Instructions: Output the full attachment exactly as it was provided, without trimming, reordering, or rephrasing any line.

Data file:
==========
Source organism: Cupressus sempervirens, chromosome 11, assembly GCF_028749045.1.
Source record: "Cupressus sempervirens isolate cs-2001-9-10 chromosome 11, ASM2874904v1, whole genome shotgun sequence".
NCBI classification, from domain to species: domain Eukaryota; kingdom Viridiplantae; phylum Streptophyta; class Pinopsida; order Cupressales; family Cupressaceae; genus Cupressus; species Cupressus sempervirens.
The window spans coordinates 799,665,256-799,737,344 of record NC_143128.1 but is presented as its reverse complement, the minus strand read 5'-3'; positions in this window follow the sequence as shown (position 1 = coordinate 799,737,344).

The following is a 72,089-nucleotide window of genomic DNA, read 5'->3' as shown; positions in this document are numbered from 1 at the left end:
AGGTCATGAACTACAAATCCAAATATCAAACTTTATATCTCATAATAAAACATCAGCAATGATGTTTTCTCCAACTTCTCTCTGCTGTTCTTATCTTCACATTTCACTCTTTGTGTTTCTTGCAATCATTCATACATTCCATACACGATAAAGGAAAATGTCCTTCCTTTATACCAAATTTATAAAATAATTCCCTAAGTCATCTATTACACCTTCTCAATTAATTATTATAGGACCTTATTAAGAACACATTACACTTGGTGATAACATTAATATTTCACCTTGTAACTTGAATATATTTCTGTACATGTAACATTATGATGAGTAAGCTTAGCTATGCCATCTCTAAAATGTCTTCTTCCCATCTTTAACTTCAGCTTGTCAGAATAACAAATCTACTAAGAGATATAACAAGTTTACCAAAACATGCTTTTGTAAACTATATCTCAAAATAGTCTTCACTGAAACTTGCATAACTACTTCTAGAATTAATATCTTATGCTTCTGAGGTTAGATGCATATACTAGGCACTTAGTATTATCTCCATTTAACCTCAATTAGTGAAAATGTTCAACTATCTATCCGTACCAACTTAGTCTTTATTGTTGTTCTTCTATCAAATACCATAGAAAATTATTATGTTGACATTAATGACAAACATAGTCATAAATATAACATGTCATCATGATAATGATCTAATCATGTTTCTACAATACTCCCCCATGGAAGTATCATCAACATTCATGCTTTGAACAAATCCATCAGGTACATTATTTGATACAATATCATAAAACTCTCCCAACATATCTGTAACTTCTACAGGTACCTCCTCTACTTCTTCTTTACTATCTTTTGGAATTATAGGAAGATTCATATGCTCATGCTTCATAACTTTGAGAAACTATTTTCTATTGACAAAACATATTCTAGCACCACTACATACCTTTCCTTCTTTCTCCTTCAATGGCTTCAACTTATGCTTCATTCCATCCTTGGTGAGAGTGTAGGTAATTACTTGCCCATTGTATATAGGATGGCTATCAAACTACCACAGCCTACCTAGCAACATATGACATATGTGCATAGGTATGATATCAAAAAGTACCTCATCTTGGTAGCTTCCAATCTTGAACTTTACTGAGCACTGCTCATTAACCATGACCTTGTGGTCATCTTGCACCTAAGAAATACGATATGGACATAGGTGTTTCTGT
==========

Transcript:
Source organism: Cupressus sempervirens, chromosome 11, assembly GCF_028749045.1.
Source record: "Cupressus sempervirens isolate cs-2001-9-10 chromosome 11, ASM2874904v1, whole genome shotgun sequence".
NCBI classification, from domain to species: domain Eukaryota; kingdom Viridiplantae; phylum Streptophyta; class Pinopsida; order Cupressales; family Cupressaceae; genus Cupressus; species Cupressus sempervirens.
The window spans coordinates 799,665,256-799,737,344 of record NC_143128.1 but is presented as its reverse complement, the minus strand read 5'-3'; positions in this window follow the sequence as shown (position 1 = coordinate 799,737,344).

The following is a 72,089-nucleotide window of genomic DNA, read 5'->3' as shown; positions in this document are numbered from 1 at the left end:
AGGTCATGAACTACAAATCCAAATATCAAACTTTATATCTCATAATAAAACATCAGCAATGATGTTTTCTCCAACTTCTCTCTGCTGTTCTTATCTTCACATTTCACTCTTTGTGTTTCTTGCAATCATTCATACATTCCATACACGATAAAGGAAAATGTCCTTCCTTTATACCAAATTTATAAAATAATTCCCTAAGTCATCTATTACACCTTCTCAATTAATTATTATAGGACCTTATTAAGAACACATTACACTTGGTGATAACATTAATATTTCACCTTGTAACTTGAATATATTTCTGTACATGTAACATTATGATGAGTAAGCTTAGCTATGCCATCTCTAAAATGTCTTCTTCCCATCTTTAACTTCAGCTTGTCAGAATAACAAATCTACTAAGAGATATAACAAGTTTACCAAAACATGCTTTTGTAAACTATATCTCAAAATAGTCTTCACTGAAACTTGCATAACTACTTCTAGAATTAATATCTTATGCTTCTGAGGTTAGATGCATATACTAGGCACTTAGTATTATCTCCATTTAACCTCAATTAGTGAAAATGTTCAACTATCTATCCGTACCAACTTAGTCTTTATTGTTGTTCTTCTATCAAATACCATAGAAAATTATTATGTTGACATTAATGACAAACATAGTCATAAATATAACATGTCATCATGATAATGATCTAATCATGTTTCTACAATACTCCCCCATGGAAGTATCATCAACATTCATGCTTTGAACAAATCCATCAGGTACATTATTTGATACAATATCATAAAACTCTCCCAACATATCTGTAACTTCTACAGGTACCTCCTCTACTTCTTCTTTACTATCTTTTGGAATTATAGGAAGATTCATATGCTCATGCTTCATAACTTTGAGAAACTATTTTCTATTGACAAAACATATTCTAGCACCACTACATACCTTTCCTTCTTTCTCCTTCAATGGCTTCAACTTATGCTTCATTCCATCCTTGGTGAGAGTGTAGGTAATTACTTGCCCATTGTATATAGGATGGCTATCAAACTACCACAGCCTACCTAGCAACATATGACATATGTGCATAGGTATGATATCAAAAAGTACCTCATCTTGGTAGCTTCCAATCTTGAACTTTACTGAGCACTGCTCATTAACCATGACCTTGTGGTCATCTTGCACCTAAGAAATACGATATGGACATAGGTGTTTCTGT